The second hallmark of liberal democracy is democracy. Liberalism has not always had an easy relationship with democracy, with many seeing the two concepts as antithetical. The reactionary liberal cry of ‘don’t trust the people’ has informed today’s weak-borders discourse, not by openly denying the people a right to control their borders but by using the law to deny them that control by stealth. The British people were never consulted about the desirability of large numbers of Europeans and asylum seekers entering after 1997; and when they voted in 2010 for a government committed to reducing net immigration to an annual rate in the tens of thousands (where it had been for decades until 1998), they soon discovered that the government was unable to do anything about net immigration that was running at an annual rate of over 300,000.
The weak-borders narrative has fettered democracy by capturing institutions that are beyond direct democratic control: the institutions of law, especially those with a supranational character. Free movement within the EU is enshrined in the Lisbon Treaty. Porous national borders are ensured by the Refugee Convention. And the residual ability of nations to control their borders is fettered by modern-day judicial interpretations of the European Convention on Human Rights and by modern-day judicial approaches to United Nations treaties (such as the UN Convention on the Rights of the Child). In America, as President Trump has recently discovered, border control has been fettered by modern-day judicial interpretations of the American Constitution.
The issue with all these legal fetters on border control is not whether the right border decision has been taken – it is the fact that the people’s right to make that decision through their elected representatives has been removed or curtailed. Supranational institutions such as the UN, the EU and the Council of Europe (which oversees the European Convention on Human Rights) have given judges, particularly in Europe, unprecedented power to remove border control from the democratic arena.
A liberal democracy that fails to address popular and legitimate concerns about levels of immigration forfeits the right to be called a democracy. And a liberal democracy that fails to see the need to balance individual rights with collective interests risks tarnishing the very idea of liberalism. The problem will only be worsened by an elite which, instead of addressing these issues, responds to the unpopularity of its weak borders by calling its critics racist and xenophobic.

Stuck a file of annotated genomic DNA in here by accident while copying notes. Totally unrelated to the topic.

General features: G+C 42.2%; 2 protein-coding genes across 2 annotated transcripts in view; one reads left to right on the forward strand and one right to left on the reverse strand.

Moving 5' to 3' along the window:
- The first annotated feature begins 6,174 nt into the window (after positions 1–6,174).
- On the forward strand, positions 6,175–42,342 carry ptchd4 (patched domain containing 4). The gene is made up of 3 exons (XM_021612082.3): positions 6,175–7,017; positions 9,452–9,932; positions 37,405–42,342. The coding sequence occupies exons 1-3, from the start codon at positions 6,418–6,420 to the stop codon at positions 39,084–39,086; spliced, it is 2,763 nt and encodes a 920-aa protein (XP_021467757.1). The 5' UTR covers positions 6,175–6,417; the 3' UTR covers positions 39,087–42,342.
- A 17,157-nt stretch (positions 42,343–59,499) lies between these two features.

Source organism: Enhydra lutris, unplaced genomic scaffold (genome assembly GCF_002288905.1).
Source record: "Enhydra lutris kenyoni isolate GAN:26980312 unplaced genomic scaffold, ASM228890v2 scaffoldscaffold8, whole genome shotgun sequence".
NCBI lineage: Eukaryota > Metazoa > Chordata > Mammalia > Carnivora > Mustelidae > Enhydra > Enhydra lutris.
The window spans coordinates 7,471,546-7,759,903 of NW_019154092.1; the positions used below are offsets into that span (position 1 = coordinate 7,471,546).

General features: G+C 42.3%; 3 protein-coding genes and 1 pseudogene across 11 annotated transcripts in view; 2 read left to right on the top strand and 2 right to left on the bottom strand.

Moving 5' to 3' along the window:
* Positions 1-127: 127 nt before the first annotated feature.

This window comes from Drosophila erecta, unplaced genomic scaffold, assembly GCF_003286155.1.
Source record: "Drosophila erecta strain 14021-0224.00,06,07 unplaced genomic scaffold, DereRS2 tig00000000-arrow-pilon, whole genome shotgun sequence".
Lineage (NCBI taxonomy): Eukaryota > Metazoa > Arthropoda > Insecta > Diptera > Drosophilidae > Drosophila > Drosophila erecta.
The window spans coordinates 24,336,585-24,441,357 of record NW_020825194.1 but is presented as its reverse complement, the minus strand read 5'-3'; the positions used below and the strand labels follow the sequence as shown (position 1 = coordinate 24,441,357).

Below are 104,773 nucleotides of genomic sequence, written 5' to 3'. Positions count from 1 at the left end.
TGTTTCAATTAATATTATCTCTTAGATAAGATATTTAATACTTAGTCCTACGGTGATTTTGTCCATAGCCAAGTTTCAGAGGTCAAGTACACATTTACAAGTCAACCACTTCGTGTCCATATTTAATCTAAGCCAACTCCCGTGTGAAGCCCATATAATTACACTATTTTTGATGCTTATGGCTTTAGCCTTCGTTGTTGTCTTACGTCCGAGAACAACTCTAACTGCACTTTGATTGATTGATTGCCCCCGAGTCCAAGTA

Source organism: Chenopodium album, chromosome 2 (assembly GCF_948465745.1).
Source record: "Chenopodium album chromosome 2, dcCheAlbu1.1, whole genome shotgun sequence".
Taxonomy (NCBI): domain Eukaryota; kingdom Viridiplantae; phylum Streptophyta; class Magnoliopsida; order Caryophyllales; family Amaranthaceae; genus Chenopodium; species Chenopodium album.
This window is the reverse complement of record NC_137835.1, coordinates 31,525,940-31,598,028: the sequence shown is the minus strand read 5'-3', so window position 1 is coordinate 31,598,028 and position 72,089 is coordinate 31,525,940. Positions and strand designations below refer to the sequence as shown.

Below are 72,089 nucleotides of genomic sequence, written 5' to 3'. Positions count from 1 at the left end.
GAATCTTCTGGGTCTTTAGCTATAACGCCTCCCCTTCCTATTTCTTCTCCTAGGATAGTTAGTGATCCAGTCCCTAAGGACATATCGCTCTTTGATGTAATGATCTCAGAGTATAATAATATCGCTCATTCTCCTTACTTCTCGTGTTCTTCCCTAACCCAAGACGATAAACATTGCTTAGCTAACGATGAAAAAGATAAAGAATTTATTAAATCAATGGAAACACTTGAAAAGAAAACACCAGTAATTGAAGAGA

When the British people voted to leave the EU in June, they were keen to take back control of their borders. They were not motivated by racism or xenophobia. Similarly, Trump’s election in America came in response to high levels of illegal immigration that Republicans and Democrats had failed to tackle over many years. Building a wall to stop illegal immigration from Mexico (a policy designed to make an ineffective border effective) and taking a stand in favour of the rule of law and against 11million illegal immigrants, as Trump did, is not the policy of a racist or xenophobe. It would have been the policy of a mainstream liberal democrat until such politicians morphed into an elite defined by their disdain for the views of ordinary people.
Today’s popular desire to control borders is neither racist nor morally deficient. It in fact represents a proper understanding of the need to balance individual rights with collective interests. There is no reason to fear the verdict of the people on how this balance should be struck. It is the one-eyed use of individual rights to weaken borders that threatens both liberalism and democracy.
Jon Holbrook is a barrister and co-author of a contribution to the debate on global governance to be published by Policy Exchange next month. Follow him on Twitter: @JonHolb.
(1) Utopia for Realists: The Case for a Universal Basic Income, Open Borders and a 15-hour Workweek, Rutger Bregman, The Correspondent 2016, p187